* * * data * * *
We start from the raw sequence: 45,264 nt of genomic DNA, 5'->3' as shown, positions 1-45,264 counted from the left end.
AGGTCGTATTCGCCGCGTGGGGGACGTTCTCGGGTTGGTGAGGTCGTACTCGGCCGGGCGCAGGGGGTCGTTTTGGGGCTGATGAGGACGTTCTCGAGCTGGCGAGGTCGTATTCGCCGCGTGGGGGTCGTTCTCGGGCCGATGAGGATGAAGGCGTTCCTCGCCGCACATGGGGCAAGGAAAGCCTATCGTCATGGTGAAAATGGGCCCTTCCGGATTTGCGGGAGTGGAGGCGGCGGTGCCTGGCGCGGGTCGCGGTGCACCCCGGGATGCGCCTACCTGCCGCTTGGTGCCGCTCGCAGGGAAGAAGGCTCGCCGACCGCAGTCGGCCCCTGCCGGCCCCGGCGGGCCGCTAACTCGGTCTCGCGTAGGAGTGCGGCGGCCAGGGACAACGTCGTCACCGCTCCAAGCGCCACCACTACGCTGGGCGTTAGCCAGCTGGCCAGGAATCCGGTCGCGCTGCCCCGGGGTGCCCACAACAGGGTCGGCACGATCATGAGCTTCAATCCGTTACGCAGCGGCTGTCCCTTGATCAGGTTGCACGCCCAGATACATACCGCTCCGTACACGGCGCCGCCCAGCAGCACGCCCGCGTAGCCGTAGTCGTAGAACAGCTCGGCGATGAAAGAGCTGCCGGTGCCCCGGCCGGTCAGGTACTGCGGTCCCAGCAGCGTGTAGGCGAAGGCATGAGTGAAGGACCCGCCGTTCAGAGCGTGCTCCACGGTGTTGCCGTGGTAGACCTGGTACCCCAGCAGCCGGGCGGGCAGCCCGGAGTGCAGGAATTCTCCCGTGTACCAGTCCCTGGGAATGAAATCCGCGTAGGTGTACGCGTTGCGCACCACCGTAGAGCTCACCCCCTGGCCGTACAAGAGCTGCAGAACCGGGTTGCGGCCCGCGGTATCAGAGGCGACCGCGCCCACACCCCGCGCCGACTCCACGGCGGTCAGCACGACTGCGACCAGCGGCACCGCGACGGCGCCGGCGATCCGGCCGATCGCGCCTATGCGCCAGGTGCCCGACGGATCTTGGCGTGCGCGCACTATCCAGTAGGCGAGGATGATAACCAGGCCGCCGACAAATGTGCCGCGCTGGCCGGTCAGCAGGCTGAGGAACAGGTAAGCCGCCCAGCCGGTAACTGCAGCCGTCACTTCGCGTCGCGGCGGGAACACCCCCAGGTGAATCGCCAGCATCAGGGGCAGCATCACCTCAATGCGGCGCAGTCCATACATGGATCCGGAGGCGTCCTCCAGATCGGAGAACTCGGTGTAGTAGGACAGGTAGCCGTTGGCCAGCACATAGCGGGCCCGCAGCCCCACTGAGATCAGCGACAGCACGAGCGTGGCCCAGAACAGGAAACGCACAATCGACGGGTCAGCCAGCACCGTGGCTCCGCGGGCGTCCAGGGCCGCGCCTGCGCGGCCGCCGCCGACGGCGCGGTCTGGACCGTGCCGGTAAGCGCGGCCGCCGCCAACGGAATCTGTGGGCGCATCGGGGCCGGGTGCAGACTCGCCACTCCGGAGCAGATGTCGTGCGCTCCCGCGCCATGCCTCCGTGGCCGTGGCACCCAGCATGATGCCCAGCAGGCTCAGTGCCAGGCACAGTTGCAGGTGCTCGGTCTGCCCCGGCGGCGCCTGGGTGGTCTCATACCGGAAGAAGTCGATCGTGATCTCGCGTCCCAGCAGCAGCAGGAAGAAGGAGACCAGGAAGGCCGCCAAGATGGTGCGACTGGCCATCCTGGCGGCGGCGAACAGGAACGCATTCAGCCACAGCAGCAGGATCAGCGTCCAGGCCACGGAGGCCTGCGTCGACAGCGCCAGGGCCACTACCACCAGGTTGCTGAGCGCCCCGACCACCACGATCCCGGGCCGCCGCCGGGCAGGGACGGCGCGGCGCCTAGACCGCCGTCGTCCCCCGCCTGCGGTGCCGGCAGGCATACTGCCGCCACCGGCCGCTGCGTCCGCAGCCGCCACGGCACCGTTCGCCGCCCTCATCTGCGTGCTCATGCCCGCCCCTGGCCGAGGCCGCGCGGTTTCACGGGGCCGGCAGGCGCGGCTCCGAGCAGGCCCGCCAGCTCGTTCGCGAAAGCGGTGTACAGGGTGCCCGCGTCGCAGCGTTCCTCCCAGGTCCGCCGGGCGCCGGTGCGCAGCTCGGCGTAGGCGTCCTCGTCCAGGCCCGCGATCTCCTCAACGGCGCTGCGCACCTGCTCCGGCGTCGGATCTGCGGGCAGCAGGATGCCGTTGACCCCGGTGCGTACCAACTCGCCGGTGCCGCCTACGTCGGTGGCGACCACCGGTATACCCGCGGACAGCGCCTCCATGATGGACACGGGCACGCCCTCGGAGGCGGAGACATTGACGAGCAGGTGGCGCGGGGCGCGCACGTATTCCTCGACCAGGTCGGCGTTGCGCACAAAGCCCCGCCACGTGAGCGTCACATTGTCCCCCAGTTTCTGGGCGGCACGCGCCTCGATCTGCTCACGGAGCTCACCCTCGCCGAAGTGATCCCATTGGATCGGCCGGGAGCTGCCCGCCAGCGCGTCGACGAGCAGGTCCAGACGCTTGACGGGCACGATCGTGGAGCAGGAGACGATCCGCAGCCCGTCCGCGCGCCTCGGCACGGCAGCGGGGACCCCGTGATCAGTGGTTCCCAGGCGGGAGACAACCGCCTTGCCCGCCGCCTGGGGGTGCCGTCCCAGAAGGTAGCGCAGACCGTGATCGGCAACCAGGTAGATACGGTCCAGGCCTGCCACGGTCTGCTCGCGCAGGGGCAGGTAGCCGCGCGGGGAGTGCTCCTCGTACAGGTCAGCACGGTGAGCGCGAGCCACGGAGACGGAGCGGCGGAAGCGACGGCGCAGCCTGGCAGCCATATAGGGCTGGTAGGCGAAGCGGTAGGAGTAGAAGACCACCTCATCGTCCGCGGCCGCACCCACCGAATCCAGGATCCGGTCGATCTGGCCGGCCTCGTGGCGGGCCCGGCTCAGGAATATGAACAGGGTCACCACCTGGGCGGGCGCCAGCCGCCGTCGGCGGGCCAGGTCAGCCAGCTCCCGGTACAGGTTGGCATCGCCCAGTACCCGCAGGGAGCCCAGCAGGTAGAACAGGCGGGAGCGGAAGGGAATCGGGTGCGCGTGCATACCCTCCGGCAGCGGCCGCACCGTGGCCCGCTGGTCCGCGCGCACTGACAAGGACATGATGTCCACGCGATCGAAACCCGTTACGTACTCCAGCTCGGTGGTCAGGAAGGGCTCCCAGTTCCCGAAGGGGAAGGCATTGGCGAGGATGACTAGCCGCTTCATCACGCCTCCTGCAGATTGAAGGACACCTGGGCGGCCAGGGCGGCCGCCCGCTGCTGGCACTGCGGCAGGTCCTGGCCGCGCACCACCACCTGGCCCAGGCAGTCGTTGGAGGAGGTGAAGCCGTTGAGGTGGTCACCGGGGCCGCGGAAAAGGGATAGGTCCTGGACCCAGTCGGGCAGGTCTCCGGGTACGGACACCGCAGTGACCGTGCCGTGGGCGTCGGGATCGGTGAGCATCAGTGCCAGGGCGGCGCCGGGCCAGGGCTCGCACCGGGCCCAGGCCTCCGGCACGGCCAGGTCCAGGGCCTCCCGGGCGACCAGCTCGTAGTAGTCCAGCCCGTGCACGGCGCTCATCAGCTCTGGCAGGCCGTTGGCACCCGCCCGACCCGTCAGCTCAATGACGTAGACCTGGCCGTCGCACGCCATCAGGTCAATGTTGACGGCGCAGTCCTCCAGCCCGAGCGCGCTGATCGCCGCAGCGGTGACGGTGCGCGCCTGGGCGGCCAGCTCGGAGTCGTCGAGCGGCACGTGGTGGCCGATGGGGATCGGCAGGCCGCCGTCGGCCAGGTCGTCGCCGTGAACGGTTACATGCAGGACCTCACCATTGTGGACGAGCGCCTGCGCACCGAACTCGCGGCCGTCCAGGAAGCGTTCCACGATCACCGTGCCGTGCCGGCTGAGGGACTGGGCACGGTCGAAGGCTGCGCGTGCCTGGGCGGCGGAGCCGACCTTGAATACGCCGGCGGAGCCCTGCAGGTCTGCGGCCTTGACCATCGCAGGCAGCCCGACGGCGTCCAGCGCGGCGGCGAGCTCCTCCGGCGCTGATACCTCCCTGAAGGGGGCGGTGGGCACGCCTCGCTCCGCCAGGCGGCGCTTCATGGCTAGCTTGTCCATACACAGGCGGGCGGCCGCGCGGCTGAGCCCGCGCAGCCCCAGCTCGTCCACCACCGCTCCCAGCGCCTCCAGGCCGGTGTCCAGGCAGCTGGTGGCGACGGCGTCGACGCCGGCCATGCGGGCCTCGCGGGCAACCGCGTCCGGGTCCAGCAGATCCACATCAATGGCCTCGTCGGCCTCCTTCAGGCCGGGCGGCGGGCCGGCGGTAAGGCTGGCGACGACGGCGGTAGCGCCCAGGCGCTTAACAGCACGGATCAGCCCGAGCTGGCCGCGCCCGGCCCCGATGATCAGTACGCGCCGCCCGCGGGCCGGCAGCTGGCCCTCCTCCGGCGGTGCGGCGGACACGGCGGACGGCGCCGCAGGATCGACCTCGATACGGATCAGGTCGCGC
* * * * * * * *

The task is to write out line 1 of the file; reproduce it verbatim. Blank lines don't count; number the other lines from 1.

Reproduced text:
We start from the raw sequence: 45,264 nt of genomic DNA, 5'->3' as shown, positions 1-45,264 counted from the left end.